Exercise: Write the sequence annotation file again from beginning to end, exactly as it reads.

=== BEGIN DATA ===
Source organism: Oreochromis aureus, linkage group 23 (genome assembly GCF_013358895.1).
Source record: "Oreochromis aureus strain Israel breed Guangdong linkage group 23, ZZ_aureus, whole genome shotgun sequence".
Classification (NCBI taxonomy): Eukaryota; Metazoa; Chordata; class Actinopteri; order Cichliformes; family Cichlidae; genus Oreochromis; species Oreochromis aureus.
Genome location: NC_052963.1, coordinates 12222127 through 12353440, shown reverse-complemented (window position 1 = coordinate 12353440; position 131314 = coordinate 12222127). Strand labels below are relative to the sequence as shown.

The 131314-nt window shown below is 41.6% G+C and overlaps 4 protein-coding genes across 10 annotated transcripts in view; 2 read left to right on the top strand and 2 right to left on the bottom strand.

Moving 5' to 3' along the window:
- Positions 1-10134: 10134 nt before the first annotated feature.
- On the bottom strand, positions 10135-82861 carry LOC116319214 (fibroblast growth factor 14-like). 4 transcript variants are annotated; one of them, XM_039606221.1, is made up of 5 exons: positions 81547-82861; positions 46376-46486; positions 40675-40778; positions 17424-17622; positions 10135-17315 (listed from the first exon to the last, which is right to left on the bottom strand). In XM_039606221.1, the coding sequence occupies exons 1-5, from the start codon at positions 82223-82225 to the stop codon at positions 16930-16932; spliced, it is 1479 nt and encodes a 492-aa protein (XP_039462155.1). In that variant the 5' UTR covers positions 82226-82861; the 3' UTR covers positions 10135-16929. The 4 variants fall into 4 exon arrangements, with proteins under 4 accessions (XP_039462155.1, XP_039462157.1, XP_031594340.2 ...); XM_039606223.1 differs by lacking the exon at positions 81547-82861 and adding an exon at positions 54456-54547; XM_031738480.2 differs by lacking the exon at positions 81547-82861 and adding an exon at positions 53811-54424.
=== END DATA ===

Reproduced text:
Source organism: Oreochromis aureus, linkage group 23 (genome assembly GCF_013358895.1).
Source record: "Oreochromis aureus strain Israel breed Guangdong linkage group 23, ZZ_aureus, whole genome shotgun sequence".
Classification (NCBI taxonomy): Eukaryota; Metazoa; Chordata; class Actinopteri; order Cichliformes; family Cichlidae; genus Oreochromis; species Oreochromis aureus.
Genome location: NC_052963.1, coordinates 12222127 through 12353440, shown reverse-complemented (window position 1 = coordinate 12353440; position 131314 = coordinate 12222127). Strand labels below are relative to the sequence as shown.

The 131314-nt window shown below is 41.6% G+C and overlaps 4 protein-coding genes across 10 annotated transcripts in view; 2 read left to right on the top strand and 2 right to left on the bottom strand.

Moving 5' to 3' along the window:
- Positions 1-10134: 10134 nt before the first annotated feature.
- On the bottom strand, positions 10135-82861 carry LOC116319214 (fibroblast growth factor 14-like). 4 transcript variants are annotated; one of them, XM_039606221.1, is made up of 5 exons: positions 81547-82861; positions 46376-46486; positions 40675-40778; positions 17424-17622; positions 10135-17315 (listed from the first exon to the last, which is right to left on the bottom strand). In XM_039606221.1, the coding sequence occupies exons 1-5, from the start codon at positions 82223-82225 to the stop codon at positions 16930-16932; spliced, it is 1479 nt and encodes a 492-aa protein (XP_039462155.1). In that variant the 5' UTR covers positions 82226-82861; the 3' UTR covers positions 10135-16929. The 4 variants fall into 4 exon arrangements, with proteins under 4 accessions (XP_039462155.1, XP_039462157.1, XP_031594340.2 ...); XM_039606223.1 differs by lacking the exon at positions 81547-82861 and adding an exon at positions 54456-54547; XM_031738480.2 differs by lacking the exon at positions 81547-82861 and adding an exon at positions 53811-54424.